In case you aren’t aware due to not playing the free prologue, Priest Simulator is very much in the ‘joke simulator’ camp. No, this isn’t meant to be a realistic foray into the daily life of the clergy. Instead, it’s a bunch of jokes and ridiculous shenanigans. Priest Simulator enters Early Access today with all of its bones in place. As such, it’s set to spend another four-to-eight months in development, but the story can be played from to start to finish. Some things will just be missing and less polished than they’ll be when the game enters full release.
There’s a surprisingly large story focus in Priest Simulator. You play as a vampire named Orlok who looks an awful lot like Count Orlok from Nosferatu. Orlok is an influencer in Hell and is more or less some kind of Baron who fights other Barons for control. The prologue sees Orlok defeating another Baron, only for his girlfriend Vamela to hit the wrong button on their elevator, sending them straight to Poland. Oops. They land directly outside a church run by a priest named Torpedo, who has gambled away all of the church’s funds and many of its valuables.
Torpedo sees an opportunity in Orlok, so he uses his priestly powers to remove Orlok’s vampire abilities. He’ll only return them once Orlok does his job for him for a while. Lazy bastard. Now, it’s up to Orlok to improve the church and see to the area’s flock. Each mission is accompanied by cutscenes, many of which have a mockumentary style with the characters talking directly to the camera. Much of the dialogue is fully voiced in Polish. The English subtitles are often poorly translated, but Priest Simulator is still quite funny. It takes the premise as seriously as you’d probably expect.
It’s too good, at least
Much like Bum Simulator, Priest Simulator is better than most games with ‘Simulator’ in the title tend to be. The game runs quite well despite having an open map, as I had over 100 fps most of the time. It doesn’t look all that great, but it’s got a lot of personality. The denizens mostly look like wooden dolls, except for the ones who look like animals. The game is pretty unfiltered, but it does change up common terms: Catholicism is called Christianism; Satanists are called Shatanists. These Shatanists will attack you when they see you out and about. There are actually more enemy types than I was expecting.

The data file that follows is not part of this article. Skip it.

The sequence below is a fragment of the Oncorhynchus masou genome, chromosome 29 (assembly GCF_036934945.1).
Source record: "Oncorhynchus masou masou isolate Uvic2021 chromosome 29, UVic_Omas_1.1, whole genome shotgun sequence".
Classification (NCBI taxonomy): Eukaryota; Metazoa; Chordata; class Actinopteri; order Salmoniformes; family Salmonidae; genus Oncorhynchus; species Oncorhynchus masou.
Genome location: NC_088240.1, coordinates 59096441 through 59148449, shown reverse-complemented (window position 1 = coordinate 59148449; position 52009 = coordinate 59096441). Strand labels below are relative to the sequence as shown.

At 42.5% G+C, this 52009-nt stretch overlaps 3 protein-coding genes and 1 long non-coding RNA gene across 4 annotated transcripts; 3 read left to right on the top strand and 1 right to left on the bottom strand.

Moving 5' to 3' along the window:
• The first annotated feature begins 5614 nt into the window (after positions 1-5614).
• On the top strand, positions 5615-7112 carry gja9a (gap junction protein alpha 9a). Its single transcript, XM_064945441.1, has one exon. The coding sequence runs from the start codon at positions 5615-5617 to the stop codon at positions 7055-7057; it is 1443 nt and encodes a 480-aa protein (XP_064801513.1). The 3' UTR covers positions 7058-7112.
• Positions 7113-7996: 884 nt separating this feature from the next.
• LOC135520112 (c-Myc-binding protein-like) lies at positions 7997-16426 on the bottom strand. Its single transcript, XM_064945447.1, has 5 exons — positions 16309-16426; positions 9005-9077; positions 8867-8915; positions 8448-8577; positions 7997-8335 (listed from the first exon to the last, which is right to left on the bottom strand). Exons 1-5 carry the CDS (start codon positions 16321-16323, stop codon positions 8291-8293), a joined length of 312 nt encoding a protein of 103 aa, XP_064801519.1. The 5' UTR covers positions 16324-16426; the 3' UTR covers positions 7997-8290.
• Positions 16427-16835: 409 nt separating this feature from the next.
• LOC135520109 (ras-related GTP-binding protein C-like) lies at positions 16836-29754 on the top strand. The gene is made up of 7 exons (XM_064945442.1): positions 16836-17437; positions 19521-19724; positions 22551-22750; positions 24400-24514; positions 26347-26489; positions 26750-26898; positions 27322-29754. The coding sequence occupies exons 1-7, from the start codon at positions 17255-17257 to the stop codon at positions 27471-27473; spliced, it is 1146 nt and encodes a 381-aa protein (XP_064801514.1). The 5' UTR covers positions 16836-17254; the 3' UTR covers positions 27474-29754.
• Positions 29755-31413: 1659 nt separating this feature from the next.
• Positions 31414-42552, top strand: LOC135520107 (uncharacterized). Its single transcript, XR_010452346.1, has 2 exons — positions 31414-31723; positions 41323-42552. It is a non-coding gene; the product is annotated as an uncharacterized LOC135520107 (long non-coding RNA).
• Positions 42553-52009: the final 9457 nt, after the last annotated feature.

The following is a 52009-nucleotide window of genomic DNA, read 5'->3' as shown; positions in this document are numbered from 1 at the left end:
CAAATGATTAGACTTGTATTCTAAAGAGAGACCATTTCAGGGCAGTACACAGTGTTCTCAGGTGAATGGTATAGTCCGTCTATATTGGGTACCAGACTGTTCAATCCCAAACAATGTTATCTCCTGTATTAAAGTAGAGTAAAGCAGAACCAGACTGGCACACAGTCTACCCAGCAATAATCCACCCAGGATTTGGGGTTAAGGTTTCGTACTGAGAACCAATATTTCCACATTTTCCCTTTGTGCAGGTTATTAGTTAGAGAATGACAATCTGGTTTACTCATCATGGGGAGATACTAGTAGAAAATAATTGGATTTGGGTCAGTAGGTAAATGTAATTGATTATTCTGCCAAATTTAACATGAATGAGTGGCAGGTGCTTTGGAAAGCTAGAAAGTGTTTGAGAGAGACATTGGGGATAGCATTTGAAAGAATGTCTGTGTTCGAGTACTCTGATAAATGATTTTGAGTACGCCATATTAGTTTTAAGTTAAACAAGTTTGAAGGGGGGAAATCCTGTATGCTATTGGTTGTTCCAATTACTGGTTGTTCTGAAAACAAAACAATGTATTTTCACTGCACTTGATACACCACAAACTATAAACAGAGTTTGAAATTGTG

The combat is rather poor, though. Orlok can equip weapons in each hand. Some left-handed weapons have a ranged attack, others are just melee. One is a gun glove that you’ll charge up to fire off a shot. You also get a baseball bat and pitchfork. Right-handed weapons grant abilities: a chargeable blade stuns enemies; a telekineses gauntlet can pick up and throw objects; a crucifix scares them, causing them to run the other way for a few seconds. Hit detection for melee attacks is spotty, and there’s no weight or oomph to your strikes. It can be hard to tell you’re even hitting anything.
You’ll mostly just strafe around enemies while getting occasional hits in. It could be a hell of a lot better; I don’t enjoy the combat at all. Priest Simulator is structured around mostly linear series of tasks that act as story missions. Go here, do this thing, go there, answer a phone, yada yada yada. It takes a surprisingly long time for the game to open up. After a few hours, you’re tasked with raising the Christianism of the area to a certain level.
Get your exorcise
Going up in rank is done by renovating the church and performing exorcisms. Church renovation is as simple as buying a blueprint and then using your materials to automatically renovate certain parts of the church via a model in the attic. You’ll get money from playing the game and materials from breaking objects. But the exorcisms aren’t all that great. You go to a house and are required to perform certain actions like break totems and place your own before exorcising the demons from the possessed individual. You also need to flip all the crucifixes in the house.
Exorcisms are basically timed scavenger hunts and can take multiple attempts while you try to find everything within the time limit. The issue is that the crucifixes can be kind of hard to see, so these are too pixel-hunty for my tastes.
There’s also driving, as you can summon a car at certain locations. But it’s easier to just get around on foot, honestly.
You’ll also level up various attributes and upgrade weapons, which humorously use cassette tapes with black metal bands on them as upgrade materials. You can also handle confessions, which require you to pick the correct bible verse in response to each confession. These are funny at first, but they grow repetitive very quickly.
Priest Simulator is pretty alright, but it’s more funny than fun. As for whether Priest Simulator is worth it in Early Access, that depends on how much you like the premise and characters. I had a decent time with it, but the combat and exorcisms could really use some fine-tuning.